"If we can eliminate some of the drug dealing, if we can sort that out, then we can identify the people we can really help," Scharman says. But between drug busts and dealing with other criminal activities, officers will keep busy targeting minor offenses. "It's important to have standards and expectations, and we expect them to obey the law like any other community," Scharman says.

This prong of the new homeless strategy is raising eyebrows with Bill Tibbitts of the Crossroads Urban Center, an organization that advocates for homeless and low-income Utahns.

"Chief Burbank was always very clear that he understood that homeless people have civil rights, and so you don't hassle them just because you hope it will make them go away," Tibbitts writes via email. "It is not clear that the people running things now have that same understanding."

Some are concerned that this kind of nuisance policing could work too well downtown—and simply shift the homeless from Pioneer Park farther west.

Nan Weber, a member of the Poplar Grove Community Council, says over the past couple years, more and more homeless individuals have migrated from the shelter area to camping along the Jordan River trail or in west-side parks. She worries the new police strategy could push more of the homeless away from downtown and its services, and to the west side. "Moving folks from downtown where [support] facilities are and scattering them about in places with no facilities doesn't help them," Weber says.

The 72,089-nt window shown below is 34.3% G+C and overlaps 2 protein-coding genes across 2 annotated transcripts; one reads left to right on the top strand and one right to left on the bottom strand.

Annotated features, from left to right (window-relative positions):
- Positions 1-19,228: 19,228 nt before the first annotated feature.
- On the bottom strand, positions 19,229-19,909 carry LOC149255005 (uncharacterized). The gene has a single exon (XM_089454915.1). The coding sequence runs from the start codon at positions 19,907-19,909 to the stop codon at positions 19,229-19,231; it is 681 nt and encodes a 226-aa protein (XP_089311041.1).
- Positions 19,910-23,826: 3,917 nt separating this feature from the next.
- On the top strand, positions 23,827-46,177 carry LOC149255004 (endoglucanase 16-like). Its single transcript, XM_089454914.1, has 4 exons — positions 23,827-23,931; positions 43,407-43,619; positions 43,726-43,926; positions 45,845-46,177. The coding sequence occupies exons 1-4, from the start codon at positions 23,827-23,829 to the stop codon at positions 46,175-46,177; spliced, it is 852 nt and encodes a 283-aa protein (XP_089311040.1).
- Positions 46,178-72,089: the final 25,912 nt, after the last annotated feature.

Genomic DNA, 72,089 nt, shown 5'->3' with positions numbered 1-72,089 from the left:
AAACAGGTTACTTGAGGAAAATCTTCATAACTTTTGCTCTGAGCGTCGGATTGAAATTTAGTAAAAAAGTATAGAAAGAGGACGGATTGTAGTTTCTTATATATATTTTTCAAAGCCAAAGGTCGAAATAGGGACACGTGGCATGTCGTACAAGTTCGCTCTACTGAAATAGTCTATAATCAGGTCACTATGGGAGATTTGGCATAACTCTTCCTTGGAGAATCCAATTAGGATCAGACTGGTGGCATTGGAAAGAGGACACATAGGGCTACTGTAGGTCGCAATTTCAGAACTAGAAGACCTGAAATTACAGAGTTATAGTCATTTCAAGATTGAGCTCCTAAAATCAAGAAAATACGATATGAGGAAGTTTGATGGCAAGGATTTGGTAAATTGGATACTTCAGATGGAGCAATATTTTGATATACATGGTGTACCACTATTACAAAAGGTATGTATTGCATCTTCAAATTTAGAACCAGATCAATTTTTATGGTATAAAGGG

For Anna Brower, a spokeswoman for the American Civil Liberties Union of Utah, this get-tough approach is highly troubling.

"Salt Lake knows how to reduce homelessness: Give people stable housing," Brower writes via e-mail. "Putting people in jail because they do things outside that the rest of us are able to do in our homes—such as go to the bathroom, go to sleep, have a drink with a friend—is an expensive, ineffective way to keep our communities safe."

Brower also argues that overcriminalizing "nuisance" behvaior disproportionately affects an already vulnerable population. Often, individuals with mental-health and addiction issues can't afford to pay tickets anyway. "That doesn't do much to improve community relationships between law enforcement and members of the public," Brower says.

Scharman, however, is not a newcomer to the shelter area. He has already established relations with the community, and he hopes they will continue. While Scharman recognizes that targeting minor offenses could alienate some homeless people from helping police target serious criminals, he also believes that the homeless themselves want to see better standards in their community.

Scharman recently held a forum where he polled homeless residents on the idea of standards, and he says, the homeless were overwhelmingly supportive. "They believe the community should have expectations too," Scharman says. "Nobody likes coming into contact with a puddle of urine or a pile of feces on the sidewalk. Even people down on their luck shouldn't be exposed to that—and they don't want to be.

"[It] is a fine line we're walking with maintaining relationships with the homeless," Scharman says, "but we've been very successful so far at maintaining that balance."